Avatar of: anonymous poster

anonymous poster

Posts: 4

September 15, 2008

McCain is all about change - changing his mind whenever it is good for poll numbers. McCain has changed stances so many times during this campaign that it comes as no surprise that he has flip flopped once again. Obama needs to start serving the McCain kool aid because despite all the flip flopping America still buys into him.
Avatar of: anonymous poster

anonymous poster

Posts: 1

September 15, 2008

I have been doing and been involved in stem cell research for 25 years or more. To my knowledge none of the stem cells I've worked with previously or now involved killing human babies. There have always been many sources of human stem cells as well as stem cells from other organisms. I'm sure this whole debate is contrived as part of a proabortion political move, and as such has gotten far too much unchallenged momentum in the media. I applaud John McCain if he is awakend to the unscientific propolitical agenda of a minority Left-wing Extremist position.
Avatar of: null null

null null

Posts: 4

September 16, 2008

My firm opinion is that science must do any effort to know and explain any phenomenon of nature. Ethics of nature is the duty of knowledge. Human ethics cannot impose to ignore certain facts
Avatar of: Marilyn Walker

Marilyn Walker

Posts: 5

September 18, 2008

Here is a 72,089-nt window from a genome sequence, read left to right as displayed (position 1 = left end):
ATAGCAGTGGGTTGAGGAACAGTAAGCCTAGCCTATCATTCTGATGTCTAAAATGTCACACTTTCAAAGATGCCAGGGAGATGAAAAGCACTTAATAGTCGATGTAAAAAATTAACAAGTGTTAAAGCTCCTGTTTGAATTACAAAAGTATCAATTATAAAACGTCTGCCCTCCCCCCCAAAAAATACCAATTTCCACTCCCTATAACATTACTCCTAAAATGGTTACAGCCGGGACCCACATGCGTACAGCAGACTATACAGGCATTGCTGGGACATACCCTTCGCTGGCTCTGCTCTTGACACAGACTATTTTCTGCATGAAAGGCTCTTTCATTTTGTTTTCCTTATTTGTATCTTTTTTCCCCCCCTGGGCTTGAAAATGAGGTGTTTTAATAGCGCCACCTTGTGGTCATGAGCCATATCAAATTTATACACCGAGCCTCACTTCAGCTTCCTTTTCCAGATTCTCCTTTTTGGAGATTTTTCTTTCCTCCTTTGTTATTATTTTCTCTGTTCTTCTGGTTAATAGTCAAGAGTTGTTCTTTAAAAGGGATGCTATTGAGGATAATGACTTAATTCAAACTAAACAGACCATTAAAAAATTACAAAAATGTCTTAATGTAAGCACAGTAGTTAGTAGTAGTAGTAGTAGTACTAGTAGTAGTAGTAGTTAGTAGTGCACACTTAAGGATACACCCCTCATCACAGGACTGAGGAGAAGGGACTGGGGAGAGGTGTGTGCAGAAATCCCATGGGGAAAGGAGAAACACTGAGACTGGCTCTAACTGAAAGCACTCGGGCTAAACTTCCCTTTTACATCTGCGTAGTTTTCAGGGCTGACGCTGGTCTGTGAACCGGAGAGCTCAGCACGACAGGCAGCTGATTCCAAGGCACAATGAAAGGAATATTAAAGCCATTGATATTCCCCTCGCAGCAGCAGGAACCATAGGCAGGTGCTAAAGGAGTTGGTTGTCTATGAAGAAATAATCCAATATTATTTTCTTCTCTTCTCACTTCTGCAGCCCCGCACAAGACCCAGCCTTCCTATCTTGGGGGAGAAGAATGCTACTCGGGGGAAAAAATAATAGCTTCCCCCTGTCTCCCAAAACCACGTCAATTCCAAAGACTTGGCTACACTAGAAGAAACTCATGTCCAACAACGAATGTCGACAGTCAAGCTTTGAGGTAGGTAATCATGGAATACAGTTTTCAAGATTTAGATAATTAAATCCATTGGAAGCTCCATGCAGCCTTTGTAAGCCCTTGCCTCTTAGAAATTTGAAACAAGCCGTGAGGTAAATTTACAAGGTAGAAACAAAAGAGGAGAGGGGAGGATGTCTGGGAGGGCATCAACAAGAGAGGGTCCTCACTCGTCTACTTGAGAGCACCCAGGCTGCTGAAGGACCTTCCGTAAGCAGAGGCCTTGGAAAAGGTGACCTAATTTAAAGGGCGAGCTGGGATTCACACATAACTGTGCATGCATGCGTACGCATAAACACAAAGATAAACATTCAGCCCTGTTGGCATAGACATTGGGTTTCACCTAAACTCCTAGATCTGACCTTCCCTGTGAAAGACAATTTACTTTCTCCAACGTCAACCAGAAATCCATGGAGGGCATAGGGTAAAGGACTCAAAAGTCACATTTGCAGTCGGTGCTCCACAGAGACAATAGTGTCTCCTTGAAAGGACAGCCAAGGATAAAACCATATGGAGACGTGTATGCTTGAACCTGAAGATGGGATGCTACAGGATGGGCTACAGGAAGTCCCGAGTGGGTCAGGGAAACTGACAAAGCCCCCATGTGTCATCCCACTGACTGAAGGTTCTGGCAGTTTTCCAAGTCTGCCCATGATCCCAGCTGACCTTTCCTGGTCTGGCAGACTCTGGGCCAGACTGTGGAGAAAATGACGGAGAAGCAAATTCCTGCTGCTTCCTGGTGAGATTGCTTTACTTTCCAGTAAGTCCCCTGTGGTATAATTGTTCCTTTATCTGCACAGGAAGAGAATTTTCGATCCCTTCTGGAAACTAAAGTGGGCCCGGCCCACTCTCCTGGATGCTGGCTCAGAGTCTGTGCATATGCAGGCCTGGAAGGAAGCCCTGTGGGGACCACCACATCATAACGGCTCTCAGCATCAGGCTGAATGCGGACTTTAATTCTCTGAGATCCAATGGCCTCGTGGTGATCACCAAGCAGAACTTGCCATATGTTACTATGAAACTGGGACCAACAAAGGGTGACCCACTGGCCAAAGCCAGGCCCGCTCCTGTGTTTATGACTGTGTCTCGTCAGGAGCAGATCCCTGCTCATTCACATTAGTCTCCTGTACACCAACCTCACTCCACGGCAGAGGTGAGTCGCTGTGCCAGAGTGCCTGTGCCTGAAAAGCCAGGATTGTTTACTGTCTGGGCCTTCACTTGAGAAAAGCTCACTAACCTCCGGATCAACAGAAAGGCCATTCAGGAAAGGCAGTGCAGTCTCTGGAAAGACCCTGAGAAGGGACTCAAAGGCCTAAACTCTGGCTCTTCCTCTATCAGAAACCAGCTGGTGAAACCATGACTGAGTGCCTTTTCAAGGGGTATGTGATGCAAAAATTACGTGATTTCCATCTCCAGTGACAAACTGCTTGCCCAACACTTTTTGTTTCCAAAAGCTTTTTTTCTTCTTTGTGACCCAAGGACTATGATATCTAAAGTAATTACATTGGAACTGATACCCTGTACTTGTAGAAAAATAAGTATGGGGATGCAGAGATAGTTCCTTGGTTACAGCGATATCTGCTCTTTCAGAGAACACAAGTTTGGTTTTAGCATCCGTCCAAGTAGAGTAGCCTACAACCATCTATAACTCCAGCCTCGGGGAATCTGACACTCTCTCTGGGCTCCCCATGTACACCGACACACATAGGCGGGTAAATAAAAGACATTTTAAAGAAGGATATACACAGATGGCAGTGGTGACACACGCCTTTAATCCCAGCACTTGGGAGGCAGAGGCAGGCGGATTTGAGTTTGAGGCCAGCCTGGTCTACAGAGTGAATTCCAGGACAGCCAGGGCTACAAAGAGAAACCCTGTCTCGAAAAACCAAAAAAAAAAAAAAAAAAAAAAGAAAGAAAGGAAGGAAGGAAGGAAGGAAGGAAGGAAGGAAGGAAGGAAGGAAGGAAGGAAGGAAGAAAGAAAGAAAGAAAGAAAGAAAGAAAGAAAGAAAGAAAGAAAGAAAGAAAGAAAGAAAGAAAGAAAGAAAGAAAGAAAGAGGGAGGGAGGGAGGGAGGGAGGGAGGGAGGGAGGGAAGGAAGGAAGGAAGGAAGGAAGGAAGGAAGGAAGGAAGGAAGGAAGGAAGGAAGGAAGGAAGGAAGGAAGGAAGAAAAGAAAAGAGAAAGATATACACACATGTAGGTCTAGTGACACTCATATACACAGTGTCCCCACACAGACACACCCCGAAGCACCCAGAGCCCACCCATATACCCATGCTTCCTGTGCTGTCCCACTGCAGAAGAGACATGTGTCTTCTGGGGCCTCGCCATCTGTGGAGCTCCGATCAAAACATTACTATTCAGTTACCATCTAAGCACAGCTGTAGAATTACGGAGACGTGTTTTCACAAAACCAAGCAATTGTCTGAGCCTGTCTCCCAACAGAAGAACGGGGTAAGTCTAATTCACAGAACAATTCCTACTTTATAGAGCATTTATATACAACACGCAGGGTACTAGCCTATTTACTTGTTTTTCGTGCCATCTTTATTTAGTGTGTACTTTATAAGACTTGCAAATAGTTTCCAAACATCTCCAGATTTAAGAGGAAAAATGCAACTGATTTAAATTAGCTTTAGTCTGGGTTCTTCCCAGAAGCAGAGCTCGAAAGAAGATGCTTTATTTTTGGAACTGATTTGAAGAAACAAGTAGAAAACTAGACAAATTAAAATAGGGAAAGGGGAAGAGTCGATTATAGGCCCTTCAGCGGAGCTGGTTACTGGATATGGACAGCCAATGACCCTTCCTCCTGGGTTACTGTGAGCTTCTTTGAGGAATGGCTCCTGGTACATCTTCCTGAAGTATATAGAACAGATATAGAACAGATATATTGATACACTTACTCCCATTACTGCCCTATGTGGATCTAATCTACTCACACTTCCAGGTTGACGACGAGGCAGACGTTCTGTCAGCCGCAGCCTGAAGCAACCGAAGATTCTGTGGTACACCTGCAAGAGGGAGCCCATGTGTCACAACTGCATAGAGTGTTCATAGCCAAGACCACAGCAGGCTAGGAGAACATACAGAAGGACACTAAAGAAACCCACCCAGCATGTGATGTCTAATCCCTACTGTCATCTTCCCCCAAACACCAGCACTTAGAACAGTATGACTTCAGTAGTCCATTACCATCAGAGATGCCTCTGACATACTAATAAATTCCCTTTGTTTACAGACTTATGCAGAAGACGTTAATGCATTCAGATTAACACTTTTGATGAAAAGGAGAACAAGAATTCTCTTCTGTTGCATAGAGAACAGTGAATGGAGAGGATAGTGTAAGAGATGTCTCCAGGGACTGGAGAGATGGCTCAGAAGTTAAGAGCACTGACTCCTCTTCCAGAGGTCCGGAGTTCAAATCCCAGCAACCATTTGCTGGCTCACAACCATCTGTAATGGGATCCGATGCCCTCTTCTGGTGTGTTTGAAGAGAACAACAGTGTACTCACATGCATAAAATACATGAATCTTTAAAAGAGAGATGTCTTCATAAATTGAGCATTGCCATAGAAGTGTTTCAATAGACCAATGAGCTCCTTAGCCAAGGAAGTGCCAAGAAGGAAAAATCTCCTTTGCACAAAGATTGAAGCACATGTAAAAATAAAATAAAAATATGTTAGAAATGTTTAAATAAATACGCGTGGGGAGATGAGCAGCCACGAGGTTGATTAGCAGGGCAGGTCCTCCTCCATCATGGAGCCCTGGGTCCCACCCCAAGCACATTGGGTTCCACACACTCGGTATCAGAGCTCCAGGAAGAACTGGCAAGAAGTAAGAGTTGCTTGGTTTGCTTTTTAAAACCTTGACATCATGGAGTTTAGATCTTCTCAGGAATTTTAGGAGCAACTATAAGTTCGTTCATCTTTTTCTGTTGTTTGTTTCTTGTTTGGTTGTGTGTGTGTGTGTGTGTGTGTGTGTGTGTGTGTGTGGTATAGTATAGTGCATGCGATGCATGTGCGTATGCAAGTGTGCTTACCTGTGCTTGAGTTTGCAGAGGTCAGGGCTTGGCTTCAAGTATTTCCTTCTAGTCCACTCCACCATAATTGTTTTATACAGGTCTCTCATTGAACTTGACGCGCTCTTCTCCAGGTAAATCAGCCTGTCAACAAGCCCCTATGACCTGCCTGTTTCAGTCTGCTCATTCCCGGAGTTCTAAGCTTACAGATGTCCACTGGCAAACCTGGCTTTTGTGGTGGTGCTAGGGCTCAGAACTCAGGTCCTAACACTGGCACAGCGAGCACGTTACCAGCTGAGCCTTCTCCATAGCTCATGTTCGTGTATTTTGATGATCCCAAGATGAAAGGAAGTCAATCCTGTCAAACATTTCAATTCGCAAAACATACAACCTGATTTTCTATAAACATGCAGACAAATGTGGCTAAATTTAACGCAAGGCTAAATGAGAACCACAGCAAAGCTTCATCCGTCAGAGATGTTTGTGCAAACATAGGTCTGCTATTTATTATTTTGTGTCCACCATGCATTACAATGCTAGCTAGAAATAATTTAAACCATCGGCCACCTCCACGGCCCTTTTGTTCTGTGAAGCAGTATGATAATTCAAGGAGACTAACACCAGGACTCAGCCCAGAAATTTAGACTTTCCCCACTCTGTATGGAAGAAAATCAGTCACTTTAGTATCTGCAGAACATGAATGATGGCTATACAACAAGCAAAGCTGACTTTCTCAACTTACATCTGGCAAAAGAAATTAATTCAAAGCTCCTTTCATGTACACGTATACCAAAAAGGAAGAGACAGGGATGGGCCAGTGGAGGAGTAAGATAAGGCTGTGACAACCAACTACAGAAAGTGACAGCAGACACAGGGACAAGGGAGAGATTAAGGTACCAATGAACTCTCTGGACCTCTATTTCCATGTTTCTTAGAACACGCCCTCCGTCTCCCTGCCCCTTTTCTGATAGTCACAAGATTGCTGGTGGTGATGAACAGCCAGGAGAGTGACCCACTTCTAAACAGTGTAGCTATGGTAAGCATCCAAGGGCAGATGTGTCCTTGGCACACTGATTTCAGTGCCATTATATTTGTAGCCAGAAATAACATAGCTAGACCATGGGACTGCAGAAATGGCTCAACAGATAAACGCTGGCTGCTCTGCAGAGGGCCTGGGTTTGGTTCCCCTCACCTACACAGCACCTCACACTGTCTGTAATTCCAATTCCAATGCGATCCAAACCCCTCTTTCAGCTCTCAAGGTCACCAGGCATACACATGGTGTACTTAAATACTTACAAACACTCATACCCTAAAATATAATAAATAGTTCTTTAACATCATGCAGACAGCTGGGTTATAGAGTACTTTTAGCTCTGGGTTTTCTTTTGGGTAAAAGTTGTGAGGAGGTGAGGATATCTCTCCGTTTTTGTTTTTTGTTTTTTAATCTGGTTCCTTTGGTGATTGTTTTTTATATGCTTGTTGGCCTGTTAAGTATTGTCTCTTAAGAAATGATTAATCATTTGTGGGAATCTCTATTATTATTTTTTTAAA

Here's how McCain responded to the question "Do you support or oppose expanding federal funding for research using embryonic stem cells?" when asked as part of Your Candidates-Your Health:\n\n"While I do support federal funding for embryonic stem cell research, I also believe that clear lines should be drawn to reflect a refusal to sacrifice moral values and ethical principles for the sake of scientific progress. Moreover, I believe that recent scientific breakthroughs raise the hope that one day this debate will be rendered academic. I also support funding for other research programs, including amniotic fluid and adult stem cell research which hold much scientific promise and do not involve the use of embryos. I strongly oppose the intentional creation of human embryos for research purposes. I voted to ban the practice of ?fetal farming,? making it a federal crime for researchers to use cells or fetal tissue from an embryo created for research purposes."\n\nMcCain's answers to other health, science and research related questions can be found here: http://www.yourcandidatesyourhealth.org/profile.php?c_id=ODk5OTM3.\n\nBarack Obama has also responded to our survey, and his responses are available here: http://www.yourcandidatesyourhealth.org/profile.php?c_id=MjU1MjQx